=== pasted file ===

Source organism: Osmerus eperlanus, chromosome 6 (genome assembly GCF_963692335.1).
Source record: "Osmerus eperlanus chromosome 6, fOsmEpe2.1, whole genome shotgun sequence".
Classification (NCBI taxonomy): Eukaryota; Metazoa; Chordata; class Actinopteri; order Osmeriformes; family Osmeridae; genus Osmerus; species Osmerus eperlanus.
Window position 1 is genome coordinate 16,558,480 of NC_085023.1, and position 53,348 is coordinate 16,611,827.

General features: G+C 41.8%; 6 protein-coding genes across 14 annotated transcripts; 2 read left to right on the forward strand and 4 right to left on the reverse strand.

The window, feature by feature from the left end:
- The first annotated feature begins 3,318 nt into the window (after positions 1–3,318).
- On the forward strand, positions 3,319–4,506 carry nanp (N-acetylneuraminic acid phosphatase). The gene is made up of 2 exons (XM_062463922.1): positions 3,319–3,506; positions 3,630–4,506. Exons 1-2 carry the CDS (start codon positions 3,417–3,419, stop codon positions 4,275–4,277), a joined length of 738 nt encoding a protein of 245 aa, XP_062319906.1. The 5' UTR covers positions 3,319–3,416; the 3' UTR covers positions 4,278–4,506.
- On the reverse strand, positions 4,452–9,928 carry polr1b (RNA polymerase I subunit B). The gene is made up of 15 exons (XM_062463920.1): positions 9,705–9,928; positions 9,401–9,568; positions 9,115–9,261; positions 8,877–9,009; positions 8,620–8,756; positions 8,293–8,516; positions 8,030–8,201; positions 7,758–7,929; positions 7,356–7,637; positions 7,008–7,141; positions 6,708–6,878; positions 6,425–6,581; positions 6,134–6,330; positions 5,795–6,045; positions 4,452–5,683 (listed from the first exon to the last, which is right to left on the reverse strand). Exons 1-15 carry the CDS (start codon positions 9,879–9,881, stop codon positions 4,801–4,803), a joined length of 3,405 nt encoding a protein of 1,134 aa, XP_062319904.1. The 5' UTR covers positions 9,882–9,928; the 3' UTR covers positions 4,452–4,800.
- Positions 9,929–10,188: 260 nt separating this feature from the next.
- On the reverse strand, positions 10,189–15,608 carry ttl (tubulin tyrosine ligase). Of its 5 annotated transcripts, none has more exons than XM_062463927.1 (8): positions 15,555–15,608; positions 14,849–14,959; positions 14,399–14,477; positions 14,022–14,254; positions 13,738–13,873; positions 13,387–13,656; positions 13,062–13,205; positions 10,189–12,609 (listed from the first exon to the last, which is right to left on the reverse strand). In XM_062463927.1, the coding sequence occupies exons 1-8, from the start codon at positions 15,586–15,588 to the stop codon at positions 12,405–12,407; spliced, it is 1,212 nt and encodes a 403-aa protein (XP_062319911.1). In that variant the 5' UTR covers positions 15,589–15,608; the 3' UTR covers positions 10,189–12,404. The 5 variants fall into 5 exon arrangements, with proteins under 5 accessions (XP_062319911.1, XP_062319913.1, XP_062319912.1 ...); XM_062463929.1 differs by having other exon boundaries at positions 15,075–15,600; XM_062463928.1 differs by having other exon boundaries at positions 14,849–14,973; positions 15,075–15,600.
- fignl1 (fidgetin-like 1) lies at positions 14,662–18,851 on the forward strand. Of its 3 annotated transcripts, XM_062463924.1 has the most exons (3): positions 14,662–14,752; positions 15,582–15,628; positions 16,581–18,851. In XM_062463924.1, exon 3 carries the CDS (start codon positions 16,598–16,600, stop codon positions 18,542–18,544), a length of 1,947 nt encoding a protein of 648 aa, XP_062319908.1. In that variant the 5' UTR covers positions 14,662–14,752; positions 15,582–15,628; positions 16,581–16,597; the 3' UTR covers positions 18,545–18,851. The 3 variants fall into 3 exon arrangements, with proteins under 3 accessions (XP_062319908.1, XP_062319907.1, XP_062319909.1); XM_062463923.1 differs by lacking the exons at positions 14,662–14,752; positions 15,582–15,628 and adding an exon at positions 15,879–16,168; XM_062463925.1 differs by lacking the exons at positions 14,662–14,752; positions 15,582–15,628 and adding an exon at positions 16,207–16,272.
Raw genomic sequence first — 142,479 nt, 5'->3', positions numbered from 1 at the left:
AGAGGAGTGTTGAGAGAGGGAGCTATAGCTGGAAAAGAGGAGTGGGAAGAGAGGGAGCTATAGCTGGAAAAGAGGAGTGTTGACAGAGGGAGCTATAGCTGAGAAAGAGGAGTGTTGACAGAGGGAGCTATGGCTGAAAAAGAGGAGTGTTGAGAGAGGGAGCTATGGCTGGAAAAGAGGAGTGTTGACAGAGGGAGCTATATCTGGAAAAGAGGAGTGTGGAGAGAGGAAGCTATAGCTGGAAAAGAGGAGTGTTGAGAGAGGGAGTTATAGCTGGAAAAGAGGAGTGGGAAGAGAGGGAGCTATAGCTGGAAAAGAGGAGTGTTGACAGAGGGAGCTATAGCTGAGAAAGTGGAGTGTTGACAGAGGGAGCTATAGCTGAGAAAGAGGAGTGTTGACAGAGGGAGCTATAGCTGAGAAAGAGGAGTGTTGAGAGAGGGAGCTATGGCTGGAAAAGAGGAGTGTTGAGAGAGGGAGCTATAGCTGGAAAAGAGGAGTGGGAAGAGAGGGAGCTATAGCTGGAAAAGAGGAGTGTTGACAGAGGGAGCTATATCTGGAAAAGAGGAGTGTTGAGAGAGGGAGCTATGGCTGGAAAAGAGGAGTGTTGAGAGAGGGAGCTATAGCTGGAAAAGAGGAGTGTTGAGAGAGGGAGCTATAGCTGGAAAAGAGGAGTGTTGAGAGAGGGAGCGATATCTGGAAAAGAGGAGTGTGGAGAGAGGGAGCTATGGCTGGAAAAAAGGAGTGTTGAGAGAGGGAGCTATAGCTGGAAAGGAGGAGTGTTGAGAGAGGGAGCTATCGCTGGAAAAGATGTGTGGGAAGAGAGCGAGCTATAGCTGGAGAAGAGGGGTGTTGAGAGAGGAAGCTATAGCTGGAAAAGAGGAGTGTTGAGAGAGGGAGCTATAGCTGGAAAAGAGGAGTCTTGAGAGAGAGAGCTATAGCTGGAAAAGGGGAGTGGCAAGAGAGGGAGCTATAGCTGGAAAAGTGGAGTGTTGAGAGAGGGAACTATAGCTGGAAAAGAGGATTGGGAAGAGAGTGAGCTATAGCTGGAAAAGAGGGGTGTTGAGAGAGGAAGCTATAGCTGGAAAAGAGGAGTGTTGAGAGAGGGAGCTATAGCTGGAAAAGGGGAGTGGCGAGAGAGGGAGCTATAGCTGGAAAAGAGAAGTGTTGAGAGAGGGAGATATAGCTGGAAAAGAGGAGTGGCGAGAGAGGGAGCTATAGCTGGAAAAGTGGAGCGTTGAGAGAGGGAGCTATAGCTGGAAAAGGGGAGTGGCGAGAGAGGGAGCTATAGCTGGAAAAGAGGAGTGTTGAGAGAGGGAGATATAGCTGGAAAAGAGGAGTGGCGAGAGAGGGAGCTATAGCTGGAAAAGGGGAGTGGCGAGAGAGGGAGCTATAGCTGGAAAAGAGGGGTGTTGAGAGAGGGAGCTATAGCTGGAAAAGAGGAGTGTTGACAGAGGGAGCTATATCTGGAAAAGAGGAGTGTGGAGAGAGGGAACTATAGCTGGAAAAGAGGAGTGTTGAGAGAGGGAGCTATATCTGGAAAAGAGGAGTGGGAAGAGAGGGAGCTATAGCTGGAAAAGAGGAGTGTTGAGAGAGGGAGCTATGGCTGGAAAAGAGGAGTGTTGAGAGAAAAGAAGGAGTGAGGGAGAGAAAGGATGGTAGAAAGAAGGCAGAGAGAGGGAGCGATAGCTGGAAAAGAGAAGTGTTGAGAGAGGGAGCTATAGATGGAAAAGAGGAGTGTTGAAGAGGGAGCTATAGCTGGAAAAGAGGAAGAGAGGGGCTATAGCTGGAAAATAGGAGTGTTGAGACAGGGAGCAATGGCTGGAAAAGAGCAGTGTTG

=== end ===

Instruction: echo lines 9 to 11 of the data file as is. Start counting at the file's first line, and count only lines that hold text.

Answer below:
- On the reverse strand, positions 4,452–9,928 carry polr1b (RNA polymerase I subunit B). The gene is made up of 15 exons (XM_062463920.1): positions 9,705–9,928; positions 9,401–9,568; positions 9,115–9,261; positions 8,877–9,009; positions 8,620–8,756; positions 8,293–8,516; positions 8,030–8,201; positions 7,758–7,929; positions 7,356–7,637; positions 7,008–7,141; positions 6,708–6,878; positions 6,425–6,581; positions 6,134–6,330; positions 5,795–6,045; positions 4,452–5,683 (listed from the first exon to the last, which is right to left on the reverse strand). Exons 1-15 carry the CDS (start codon positions 9,879–9,881, stop codon positions 4,801–4,803), a joined length of 3,405 nt encoding a protein of 1,134 aa, XP_062319904.1. The 5' UTR covers positions 9,882–9,928; the 3' UTR covers positions 4,452–4,800.
- Positions 9,929–10,188: 260 nt separating this feature from the next.
- On the reverse strand, positions 10,189–15,608 carry ttl (tubulin tyrosine ligase). Of its 5 annotated transcripts, none has more exons than XM_062463927.1 (8): positions 15,555–15,608; positions 14,849–14,959; positions 14,399–14,477; positions 14,022–14,254; positions 13,738–13,873; positions 13,387–13,656; positions 13,062–13,205; positions 10,189–12,609 (listed from the first exon to the last, which is right to left on the reverse strand). In XM_062463927.1, the coding sequence occupies exons 1-8, from the start codon at positions 15,586–15,588 to the stop codon at positions 12,405–12,407; spliced, it is 1,212 nt and encodes a 403-aa protein (XP_062319911.1). In that variant the 5' UTR covers positions 15,589–15,608; the 3' UTR covers positions 10,189–12,404. The 5 variants fall into 5 exon arrangements, with proteins under 5 accessions (XP_062319911.1, XP_062319913.1, XP_062319912.1 ...); XM_062463929.1 differs by having other exon boundaries at positions 15,075–15,600; XM_062463928.1 differs by having other exon boundaries at positions 14,849–14,973; positions 15,075–15,600.